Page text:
Here’s a quick template you can use:

Growth Milestones Investment Plan

  • Milestone 1: We’ll apply $_________ toward _________ to  _________.
  • Milestone 2: We’ll apply $_________ toward _________ to  _________.
  • Milestone 3: We’ll apply $_________ toward _________ to  _________.
  • Milestone 4: We’ll apply $_________ toward _________ to  _________.
  • Milestone 5: We’ll apply $_________ toward _________ to  _________.

2. Provide trust elements that alleviate concerns about execution

Provide peace of mind to potential investors by going over the trust elements you collected before building your deck.

Here’s what to do:

Provide trust elements that back you up as an entrepreneur

Provide records of success, stats, research, and other examples that show your efficacy as an entrepreneur. Share examples of previous successful startups you’ve created and how much money investors have earned by helping you.

Be honest about the state of your business and consider asking a consultant to provide an official recap and sign off on it.

Consider including positive brand mentions and customer testimonials (if you have any). These help demonstrate to investors that your customers advocate for your business, too.

Include trust elements that alleviate concerns about your business

Highlight aspects of your business that inspire confidence in potential investors. These might include a robust infrastructure, secure data management, or records management strategy.

For instance, if you’re starting a technology company, you might explain why hosting equipment in a colocation data center is the best option. It offers robust security measures, enterprise-grade infrastructure, and advanced cooling systems.

You might also share that this model improves network security and reliability while keeping costs low.

Making the following points a priority can go a long way toward building trust with investors.

  • Show your commitment to safeguarding sensitive information
  • Ensuring uninterrupted operations

3. Walk the prospect through a realistic projected profit simulation timeline

While not guaranteed, you can give potential investors a glimpse into how much profit they could earn by betting on you.

The key?

Be realistic about the potential return they could earn and identify any potential risks. ‌To do so, create a projected profit simulation timeline with data backing up your projections.

4. Ask for the investment and list the exact steps your investor will need to take to support you

Now that investors have all of the information they need about your proposal, explain what they’d need to do next to support your goals, step by step.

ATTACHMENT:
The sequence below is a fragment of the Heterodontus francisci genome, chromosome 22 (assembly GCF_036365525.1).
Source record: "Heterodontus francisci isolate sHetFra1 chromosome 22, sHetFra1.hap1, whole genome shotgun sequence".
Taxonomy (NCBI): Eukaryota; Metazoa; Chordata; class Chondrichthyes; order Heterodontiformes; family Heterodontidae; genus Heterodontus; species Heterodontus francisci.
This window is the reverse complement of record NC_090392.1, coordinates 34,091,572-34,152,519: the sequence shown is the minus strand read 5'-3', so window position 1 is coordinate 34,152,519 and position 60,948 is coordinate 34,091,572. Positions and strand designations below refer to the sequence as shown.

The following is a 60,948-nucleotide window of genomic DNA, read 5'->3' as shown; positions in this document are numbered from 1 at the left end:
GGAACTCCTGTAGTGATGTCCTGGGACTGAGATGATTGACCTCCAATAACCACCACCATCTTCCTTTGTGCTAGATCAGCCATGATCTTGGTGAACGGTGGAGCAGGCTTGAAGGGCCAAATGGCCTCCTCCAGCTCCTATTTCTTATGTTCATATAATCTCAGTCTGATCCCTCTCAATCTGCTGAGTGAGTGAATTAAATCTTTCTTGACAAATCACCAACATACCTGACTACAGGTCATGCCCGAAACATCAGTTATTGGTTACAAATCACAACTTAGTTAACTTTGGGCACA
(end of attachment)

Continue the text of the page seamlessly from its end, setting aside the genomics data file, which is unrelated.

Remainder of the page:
Keep this part short and sweet.

Here’s a quick example:

“Ready to invest in our venture?

Follow these steps:

  • Book a meeting with us (book here).
  • Join us on a group call with our law firm to smooth out the details.
  • Wait to receive wire transfer details and all necessary paperwork.
  • Complete your paperwork and wire your investment.”

Once you’ve filled out your pitch deck, go through it with a fine-tooth comb.

Be sure to edit it for spelling, grammar, and punctuation errors. Add captivating visuals, and ensure the formatting looks clean and professional. Add your company logo to each slide so your brand name stays top of mind, and get feedback on your deck before officially publishing it.

Finally, make sure to have a follow-up plan in place, whether the prospect chooses to invest or not. To create long-term, meaningful relationships, continue nurturing and networking with leads and investors.

Wrap up

A solid investor pitch deck lays out the mutual benefits of investing in your offer.

By following the steps in today’s guide, you can bring prospects on board and show them why investing in your venture is a win-win proposal.

Remember, it’s never too late to ask for support. Get clear on your needs, conduct research, and take steps to reach out to relevant investors. 

And speaking of support …

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That’s it for now.

Here’s to your success!


Kelly Moser is the co-founder and editor at Home & Jet, a digital magazine for the modern era. She’s also the content manager at Login Lockdown, covering the latest trends in tech, business and security. Kelly is an expert in freelance writing and content marketing for SaaS, Fintech, and ecommerce startups.